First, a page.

A massive star that exploded as a supernova in the Milky Way galaxy results in G327.1-1.1, a pulsar wind nebula.
Dr. Jonathan Cirtain and his science team have secured an $8.2 million award to build parts for and test an instrument for the Solar Probe Plus mission.
It's still 18 million miles away, but Comet Hartley 2 is getting closer to Earth.
As assembly continues for NASA's J-2X engine, engineers have completed analysis of data collected from the latest round of tests of the engine's workhorse gas generator. The gas generator produces a l...› View Image
Evidence that a star has recently engulfed a companion star or a giant planet has been found using NASA's Chandra X-ray Observatory.
The Marshall Center's X-ray & Cryogenic Facility has received a unique James Webb Space Telescope element for testing.
Dr. Daniel M. Schumacher has been appointed manager of the Marshall Center's Science & Mission Systems Office.
Chandra helps pinpoint more than 160 youthful stars at the heart of the Rosette formation.
NASA and ATK Aerospace Systems are preparing to complete a two-minute, full-scale test of the largest and most powerful solid rocket motor designed for flight.
Chandra sees huge radio halos generated during collisions between galaxy clusters.
A galactic "super-volcano" in massive galaxy M87 is erupting and blasting gas outwards, as seen by NASA's Chandra X-ray Observatory and NRAO's Very Large Array.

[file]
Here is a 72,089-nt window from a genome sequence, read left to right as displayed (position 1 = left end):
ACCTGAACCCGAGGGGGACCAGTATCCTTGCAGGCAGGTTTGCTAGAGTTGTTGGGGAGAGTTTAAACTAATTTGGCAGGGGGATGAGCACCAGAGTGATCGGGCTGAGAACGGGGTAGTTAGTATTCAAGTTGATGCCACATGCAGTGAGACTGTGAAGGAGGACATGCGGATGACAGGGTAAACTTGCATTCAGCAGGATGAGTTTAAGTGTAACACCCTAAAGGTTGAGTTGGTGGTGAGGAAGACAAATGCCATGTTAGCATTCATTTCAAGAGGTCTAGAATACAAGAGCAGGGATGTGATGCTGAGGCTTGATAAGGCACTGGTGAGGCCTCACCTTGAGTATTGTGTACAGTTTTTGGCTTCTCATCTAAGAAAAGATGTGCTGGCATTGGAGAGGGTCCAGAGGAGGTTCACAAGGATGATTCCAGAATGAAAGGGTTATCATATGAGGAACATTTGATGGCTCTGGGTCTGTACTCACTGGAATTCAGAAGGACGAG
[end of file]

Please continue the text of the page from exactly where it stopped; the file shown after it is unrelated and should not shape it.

NASA launch will evaluate how a nanosatellite spacecraft and its payload performs.
A collection of observations of the 2010 Perseid meteor shower over Alabama and Georgia.
Through NASA's Cooperative Education Program, Marshall Center engineers Jennifer DiBello and Matthew Pruitt not only found a rewarding career path in aerospace engineering -- but they found one another as well.
The Fast, Affordable, Science and Technology Satellite, or FASTSAT, arrived at the Kodiak Launch Complex on Kodiak Island, Alaska, on Aug. 10 from the Marshall Center.
This summer, NASA researchers will fly a series of unique hurricane instruments over some of the world's fiercest storms.
A meteor entered the atmosphere 70 miles above the town of Paint Rock, Ala., on August 3, leaving a flare that was six times brighter than the planet Venus.
Chandra, Hubble and Spitzer have pooled resources to view a beautiful collision within the Antennae Galaxies.
For 40 riveting days this summer, NASA lightning researchers will peer inside storms in a way they never have before.
This July, for a thrilling eight minutes, NASA researchers will get a peek at one of the sun's most mysterious regions.